United Healthcare Institutes New Policy of Denying Claims of Patients Who Visited the Emergency Room for Non-Emergency Reasons
Among people without health insurance, avoidance of medical treatment has become a national epidemic. When people get sick, they often assume that the medical bills they will have to pay out of pocket will be more painful than the illness itself, so they stay away from doctors and hospitals until their symptoms become unbearable or, just as often, because missing work because of their illness is just as financially deleterious as medical bills. Uninsured patients are more likely to visit the emergency room, not only because they do not have a primary care doctor, but also because the pain and the fear of delaying treatment any further often reach critical mass in the middle of the night. You might assume that, just because you have employer-provided health insurance, you have been spared this nightmare. You can simply go to the ER and then receive a bill for the amount specified on your insurance card for ER visits (plus out-of-network doctors’ fees and expensive lab tests, but that is a different story). Patients covered by United Healthcare may soon find themselves having to argue with their insurance company on a case-by-case basis about what counts as an emergency. If your insurance company has denied your claim for an ER visit, contact a Philadelphia insurance claim denials lawyer.
Is That Stomachache a Real Emergency?
Beginning on July 1, 2021, United Healthcare will deny claims related to emergency room visits if the company determines that the visit was for a non-emergency purpose. The company has instituted this measure because it reportedly has been paying hospitals billions of dollars per year for services that patients could have received at a much lower price if they had simply waited until morning to visit their primary care doctor or driven a few more miles to the nearest urgent care clinic.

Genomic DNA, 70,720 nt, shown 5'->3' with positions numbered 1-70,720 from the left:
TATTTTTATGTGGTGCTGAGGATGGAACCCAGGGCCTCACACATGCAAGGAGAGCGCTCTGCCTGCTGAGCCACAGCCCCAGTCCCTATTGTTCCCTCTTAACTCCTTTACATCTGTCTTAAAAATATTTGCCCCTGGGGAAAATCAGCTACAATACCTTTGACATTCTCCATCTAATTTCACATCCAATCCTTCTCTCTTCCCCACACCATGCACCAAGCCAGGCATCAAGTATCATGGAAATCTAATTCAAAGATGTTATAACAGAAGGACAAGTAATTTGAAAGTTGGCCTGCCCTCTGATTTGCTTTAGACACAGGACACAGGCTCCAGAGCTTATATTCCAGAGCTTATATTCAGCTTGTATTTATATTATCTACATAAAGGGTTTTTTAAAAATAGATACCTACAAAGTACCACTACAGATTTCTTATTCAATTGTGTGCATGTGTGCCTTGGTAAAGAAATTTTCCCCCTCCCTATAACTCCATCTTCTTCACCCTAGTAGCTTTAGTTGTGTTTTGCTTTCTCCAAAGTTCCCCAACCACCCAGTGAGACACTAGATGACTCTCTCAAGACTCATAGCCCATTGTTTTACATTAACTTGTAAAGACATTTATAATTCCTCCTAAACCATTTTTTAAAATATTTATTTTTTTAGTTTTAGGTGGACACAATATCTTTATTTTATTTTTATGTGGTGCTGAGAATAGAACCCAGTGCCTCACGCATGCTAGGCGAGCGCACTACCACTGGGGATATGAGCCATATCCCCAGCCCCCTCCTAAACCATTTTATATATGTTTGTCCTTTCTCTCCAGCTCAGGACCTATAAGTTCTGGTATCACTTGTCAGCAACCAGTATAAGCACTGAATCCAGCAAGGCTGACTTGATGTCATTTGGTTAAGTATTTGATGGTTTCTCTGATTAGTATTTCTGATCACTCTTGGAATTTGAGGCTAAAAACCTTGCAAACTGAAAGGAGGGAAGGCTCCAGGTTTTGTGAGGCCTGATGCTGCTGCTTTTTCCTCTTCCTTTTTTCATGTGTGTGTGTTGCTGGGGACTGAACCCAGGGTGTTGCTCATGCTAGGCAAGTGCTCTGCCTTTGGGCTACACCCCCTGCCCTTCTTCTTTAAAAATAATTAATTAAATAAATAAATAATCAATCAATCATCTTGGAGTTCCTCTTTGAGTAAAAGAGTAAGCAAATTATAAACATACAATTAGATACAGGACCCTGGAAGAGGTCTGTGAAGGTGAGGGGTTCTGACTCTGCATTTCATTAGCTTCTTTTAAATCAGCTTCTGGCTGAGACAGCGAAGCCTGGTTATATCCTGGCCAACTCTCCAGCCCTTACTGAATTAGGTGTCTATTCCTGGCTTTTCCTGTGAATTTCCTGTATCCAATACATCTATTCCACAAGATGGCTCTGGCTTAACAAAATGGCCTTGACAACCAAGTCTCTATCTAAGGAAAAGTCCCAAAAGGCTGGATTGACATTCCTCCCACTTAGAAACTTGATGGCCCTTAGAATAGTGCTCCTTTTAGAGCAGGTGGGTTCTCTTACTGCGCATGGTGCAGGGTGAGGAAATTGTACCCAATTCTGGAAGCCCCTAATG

Critics of the policy claim that it will add patients with UHC coverage to the growing group of patients who delay visiting the ER because they are worried that they will be stuck with an unaffordable bill disproportionate to the severity of their illness. If you get a stomachache on Friday night, in most cases it is safe to wait until Monday morning and then go to the doctor if you are not feeling better. What if the stomachache is appendicitis? Your illness can become much more severe over the weekend.
If you are worried that your symptoms are being caused by something serious, you should seek treatment. If urgent care clinics are open in your area, go to one of those, because they are less expensive (and if they then refer you to the ER, it is the doctor’s opinion, not just yours, that your illness is an emergency). If there are no urgent care clinics open near you, go to the ER. If your insurance company denies the claim, your insurance claims denial lawyer can help you.
Contact an Attorney for Help Today
If your health insurance company has unjustly denied your insurance claim for an emergency room visit, a Philadelphia insurance claims denials attorney can help. Contact Louis S. Schwartz at CONSUMERLAWPA.com to set up a free, confidential consultation.